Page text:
The Crest-tailed mulgara is alive!!

February 10, 2019 • 12:45 pm

Yes, today we have a species long thought to be extinct, that, like Lazarus, has returned from the dead. It’s the Crest-tailed Mulgara (Dasycercus cristicauda), a small carnivorous marsupial that was thought for more than a century to be extinct, and whose existence was based on bone fragments. As Roaring Earth and the University of New South Wales report, recently one female was found in the desert of central Australia. And where there’s one, there’s more:

From the UNSW report:

A crest-tailed mulgara — thought to be extinct for more than 100 years — was recently found burrowing through the sand dunes of New South Wales.

Known previously only through fossilized remnants, the animal is one of two species of mulgara found throughout Central Australia. These marsupials have crested bushy tails, measure up to a foot in length, and boast sandy-blonde fur.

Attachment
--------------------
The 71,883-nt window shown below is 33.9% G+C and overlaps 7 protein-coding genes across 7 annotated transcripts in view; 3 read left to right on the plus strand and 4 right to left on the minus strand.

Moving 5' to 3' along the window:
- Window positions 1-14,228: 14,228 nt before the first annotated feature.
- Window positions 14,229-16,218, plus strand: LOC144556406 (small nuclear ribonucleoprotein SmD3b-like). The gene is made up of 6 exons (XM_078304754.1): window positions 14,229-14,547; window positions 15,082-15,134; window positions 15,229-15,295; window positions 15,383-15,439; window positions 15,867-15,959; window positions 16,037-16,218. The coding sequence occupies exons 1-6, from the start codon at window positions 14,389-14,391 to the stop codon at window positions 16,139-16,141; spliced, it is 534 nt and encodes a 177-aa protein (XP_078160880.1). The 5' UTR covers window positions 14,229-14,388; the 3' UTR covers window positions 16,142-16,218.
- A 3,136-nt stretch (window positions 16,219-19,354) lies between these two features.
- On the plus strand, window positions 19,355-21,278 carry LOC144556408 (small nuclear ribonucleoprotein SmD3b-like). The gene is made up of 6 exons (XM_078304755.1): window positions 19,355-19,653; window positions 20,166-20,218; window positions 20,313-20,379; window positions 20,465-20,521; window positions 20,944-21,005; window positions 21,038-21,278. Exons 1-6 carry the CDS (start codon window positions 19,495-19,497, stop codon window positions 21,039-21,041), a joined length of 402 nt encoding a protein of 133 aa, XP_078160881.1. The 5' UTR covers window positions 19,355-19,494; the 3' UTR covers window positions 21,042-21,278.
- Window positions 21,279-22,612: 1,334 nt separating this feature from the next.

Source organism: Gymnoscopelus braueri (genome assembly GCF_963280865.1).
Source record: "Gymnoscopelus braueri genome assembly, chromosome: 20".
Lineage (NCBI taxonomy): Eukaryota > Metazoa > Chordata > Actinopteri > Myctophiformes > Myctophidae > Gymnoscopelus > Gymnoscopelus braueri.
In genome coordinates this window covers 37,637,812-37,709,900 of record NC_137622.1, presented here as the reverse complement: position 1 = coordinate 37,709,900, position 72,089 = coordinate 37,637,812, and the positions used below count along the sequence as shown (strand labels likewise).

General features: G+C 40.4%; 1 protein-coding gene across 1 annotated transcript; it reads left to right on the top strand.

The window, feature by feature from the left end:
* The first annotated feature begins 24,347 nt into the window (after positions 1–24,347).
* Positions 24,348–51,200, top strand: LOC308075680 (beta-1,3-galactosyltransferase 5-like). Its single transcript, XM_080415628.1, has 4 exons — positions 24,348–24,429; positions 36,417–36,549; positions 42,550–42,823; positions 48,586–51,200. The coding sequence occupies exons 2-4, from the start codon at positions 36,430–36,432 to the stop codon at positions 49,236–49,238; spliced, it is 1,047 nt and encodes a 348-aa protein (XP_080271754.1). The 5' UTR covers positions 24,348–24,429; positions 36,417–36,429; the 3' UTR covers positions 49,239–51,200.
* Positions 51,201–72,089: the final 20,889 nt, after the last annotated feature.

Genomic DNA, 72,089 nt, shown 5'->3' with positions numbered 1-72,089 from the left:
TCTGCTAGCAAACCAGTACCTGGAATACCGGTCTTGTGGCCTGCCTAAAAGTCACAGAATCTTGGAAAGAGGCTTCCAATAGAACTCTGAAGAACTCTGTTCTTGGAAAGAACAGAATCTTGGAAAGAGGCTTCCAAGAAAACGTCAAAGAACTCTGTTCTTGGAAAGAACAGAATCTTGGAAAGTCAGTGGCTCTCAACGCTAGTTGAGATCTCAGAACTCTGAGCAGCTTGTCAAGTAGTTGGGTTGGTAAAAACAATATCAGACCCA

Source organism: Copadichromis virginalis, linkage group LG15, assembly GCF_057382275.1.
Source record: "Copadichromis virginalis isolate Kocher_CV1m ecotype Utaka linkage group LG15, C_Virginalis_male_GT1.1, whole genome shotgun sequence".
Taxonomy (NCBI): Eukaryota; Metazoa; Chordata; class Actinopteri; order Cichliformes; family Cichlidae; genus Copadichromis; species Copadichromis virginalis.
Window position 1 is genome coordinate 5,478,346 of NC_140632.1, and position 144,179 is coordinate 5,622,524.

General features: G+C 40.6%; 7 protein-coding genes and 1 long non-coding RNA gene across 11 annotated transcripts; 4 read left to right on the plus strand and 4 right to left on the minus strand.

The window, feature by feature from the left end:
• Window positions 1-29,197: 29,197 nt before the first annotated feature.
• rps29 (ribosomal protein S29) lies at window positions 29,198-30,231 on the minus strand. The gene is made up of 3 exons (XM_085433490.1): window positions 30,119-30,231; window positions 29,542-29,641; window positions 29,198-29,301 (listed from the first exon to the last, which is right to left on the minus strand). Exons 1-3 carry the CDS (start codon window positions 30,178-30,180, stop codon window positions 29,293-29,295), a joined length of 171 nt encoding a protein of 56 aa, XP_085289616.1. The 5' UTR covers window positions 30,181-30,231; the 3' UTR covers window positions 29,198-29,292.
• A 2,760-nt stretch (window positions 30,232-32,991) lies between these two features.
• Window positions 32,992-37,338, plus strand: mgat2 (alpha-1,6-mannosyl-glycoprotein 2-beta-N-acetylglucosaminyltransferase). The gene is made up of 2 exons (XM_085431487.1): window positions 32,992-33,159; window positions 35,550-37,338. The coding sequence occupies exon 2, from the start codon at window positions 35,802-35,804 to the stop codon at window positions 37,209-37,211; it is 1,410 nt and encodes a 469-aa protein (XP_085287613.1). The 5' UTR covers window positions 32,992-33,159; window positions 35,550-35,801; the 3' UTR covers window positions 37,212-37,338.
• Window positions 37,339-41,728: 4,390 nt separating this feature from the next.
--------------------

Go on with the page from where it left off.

. . . A team from the UNSW Sydney’s Wild Deserts project made the unexpected discovery during recent scientific monitoring.

UNSW scientist and Wild Deserts ecologist Dr Rebecca West says it is particularly exciting to find a Crest-tailed Mulgara alive for the first time in NSW.

“The Crest-tailed Mulgara was once widely distributed across sandy desert environments in inland Australia, but declined due to the effects of rabbits, cats and foxes,” West says.

“The species weighs around 150 grams and has pale blonde fur and a thick tail with a distinctive black crest.”

The discovery comes at a great time, according to UNSW scientist and Wild Deserts project co-ordinator Reece Pedler.

“Next year we are due to begin introduced predator and rabbit eradication from a large area, which will no doubt help the Mulgara,” Pedler says.

From Roaring Earth, which makes a mistake in the first line (they mean “near extinction”):

The mulgaras were originally driven to extinction due to the introduction of invasive species including cats, foxes, and rabbits, all of which have European origins. Their return to existence in this specific area could be indicative of a natural decline in rabbit and invasive predator populations.